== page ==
What Is A Sonogram?

Here is a woman wondering what is a sonogram?

What do the words program, diagram, and sonogram have in common besides the word “gram?” They are all images. A sonogram is an image created by ultrasound. 


Faced with an unexpected pregnancy, you want answers, and you want them as quickly as possible. We understand. When you make an appointment with Boston Center for Pregnancy Choices, you’ll receive access to a free, lab-quality pregnancy test and a referral for a free ultrasound for those who qualify.

Ultrasound gives you much more information about your pregnancy. Before you receive an ultrasound scan, you need to take a pregnancy test. Even if you’ve taken an at-home test, we still recommend taking one of ours. Sometimes, women take over-the-counter tests at the wrong time or even incorrectly. We may refer you for ultrasound scanning if the result from your test appears positive. 

How Does Ultrasound Work?

At the time of your ultrasound, a sonographer will have you lie on an examining table. The technician will apply a gel-like substance to your abdomen and use an instrument called a transducer to rub over the gel gently. The transducer sends high-frequency sound waves into your body. Then, it collects and records the echoes of those sound waves to create an image. 

A Sonogram

A sonogram is an image produced during the ultrasound. The echoes create black and white dots to form a picture. The sonographer points out what you see in the image projected on the computer.

Why You Need an Ultrasound

Even if you received a positive result on your pregnancy test, you still don’t have all of the information you need. Fetal ultrasounds help you determine if there are possible problems. You need to confirm your pregnancy with ultrasound for these reasons:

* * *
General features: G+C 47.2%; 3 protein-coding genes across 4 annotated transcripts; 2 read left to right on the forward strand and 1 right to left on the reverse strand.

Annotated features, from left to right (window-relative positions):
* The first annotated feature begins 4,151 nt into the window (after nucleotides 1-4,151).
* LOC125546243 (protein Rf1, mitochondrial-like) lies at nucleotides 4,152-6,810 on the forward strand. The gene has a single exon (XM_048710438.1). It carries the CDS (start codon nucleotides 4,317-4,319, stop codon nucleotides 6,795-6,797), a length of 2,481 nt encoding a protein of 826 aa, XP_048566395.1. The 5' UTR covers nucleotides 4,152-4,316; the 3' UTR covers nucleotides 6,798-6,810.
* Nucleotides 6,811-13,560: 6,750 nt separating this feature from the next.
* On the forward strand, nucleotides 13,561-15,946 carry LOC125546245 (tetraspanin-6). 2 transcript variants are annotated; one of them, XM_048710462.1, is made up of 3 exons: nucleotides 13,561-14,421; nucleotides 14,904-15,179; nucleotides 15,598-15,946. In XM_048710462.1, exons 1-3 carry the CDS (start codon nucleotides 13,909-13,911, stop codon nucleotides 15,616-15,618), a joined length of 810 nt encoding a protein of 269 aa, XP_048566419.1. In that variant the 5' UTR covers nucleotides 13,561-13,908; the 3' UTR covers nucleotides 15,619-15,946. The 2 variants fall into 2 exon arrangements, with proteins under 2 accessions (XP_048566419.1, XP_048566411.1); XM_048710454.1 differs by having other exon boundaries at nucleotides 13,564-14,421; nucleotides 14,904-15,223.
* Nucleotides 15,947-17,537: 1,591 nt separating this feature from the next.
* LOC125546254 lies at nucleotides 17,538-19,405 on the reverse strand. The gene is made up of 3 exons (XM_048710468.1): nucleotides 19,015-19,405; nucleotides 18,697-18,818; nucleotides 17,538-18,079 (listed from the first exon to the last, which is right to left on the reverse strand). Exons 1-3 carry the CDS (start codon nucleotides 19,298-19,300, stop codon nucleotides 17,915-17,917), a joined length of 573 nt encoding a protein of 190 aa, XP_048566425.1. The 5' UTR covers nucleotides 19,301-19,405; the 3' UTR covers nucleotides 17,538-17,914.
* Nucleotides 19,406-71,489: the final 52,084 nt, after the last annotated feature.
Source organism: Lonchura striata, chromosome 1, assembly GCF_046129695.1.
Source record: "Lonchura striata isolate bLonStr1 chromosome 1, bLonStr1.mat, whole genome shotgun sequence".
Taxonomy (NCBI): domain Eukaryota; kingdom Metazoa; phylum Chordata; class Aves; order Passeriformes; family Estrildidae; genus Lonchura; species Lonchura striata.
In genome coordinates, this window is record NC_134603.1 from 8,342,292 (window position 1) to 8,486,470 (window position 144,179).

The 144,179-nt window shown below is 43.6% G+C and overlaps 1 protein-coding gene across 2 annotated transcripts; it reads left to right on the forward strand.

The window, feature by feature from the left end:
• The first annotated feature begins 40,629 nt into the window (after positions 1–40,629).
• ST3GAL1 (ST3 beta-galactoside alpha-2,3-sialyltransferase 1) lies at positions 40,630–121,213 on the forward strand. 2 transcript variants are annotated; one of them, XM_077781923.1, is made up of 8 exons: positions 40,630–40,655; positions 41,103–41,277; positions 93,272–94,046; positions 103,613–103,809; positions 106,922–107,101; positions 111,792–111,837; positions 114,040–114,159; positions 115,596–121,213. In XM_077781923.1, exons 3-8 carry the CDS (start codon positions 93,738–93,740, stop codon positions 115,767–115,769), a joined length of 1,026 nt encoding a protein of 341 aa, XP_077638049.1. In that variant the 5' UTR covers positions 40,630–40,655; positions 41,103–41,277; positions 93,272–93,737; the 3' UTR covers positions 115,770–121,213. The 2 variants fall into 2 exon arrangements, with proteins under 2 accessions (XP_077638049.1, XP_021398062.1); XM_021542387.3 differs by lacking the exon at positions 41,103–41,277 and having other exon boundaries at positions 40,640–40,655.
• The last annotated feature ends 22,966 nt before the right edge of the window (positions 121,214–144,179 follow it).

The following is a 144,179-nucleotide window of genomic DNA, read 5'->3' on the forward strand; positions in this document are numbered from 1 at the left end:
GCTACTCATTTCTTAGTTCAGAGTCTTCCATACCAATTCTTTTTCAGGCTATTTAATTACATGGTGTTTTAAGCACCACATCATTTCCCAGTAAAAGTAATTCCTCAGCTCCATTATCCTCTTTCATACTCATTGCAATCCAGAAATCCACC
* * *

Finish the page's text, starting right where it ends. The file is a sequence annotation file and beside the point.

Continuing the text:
• To evaluate the size and location of the pregnancy. Some fetuses develop outside of the uterus, in the fallopian tube. A pregnancy outside of the uterus is called an ectopic pregnancy and is extremely dangerous.
  • To estimate how long you’ve been pregnant (gestational age). Knowing how many weeks you’ve been pregnant will help you in your process.
  • To determine if the fetus is viable. A viable fetus means a heartbeat is detected, and the fetus has the possibility of growing. 

Many people use the words interchangeably. You need to remember that the ultrasound is the procedure, and the sonogram is the result. One can’t exist without the other.

Schedule an Appointment

If you suspect you’re pregnant and want to know more, schedule an appointment with us. We’ll be happy to administer a free and confidential pregnancy test and determine if you’re eligible for an ultrasound referral. Before you can choose a solution, you need to have answers. Let us help you find them.

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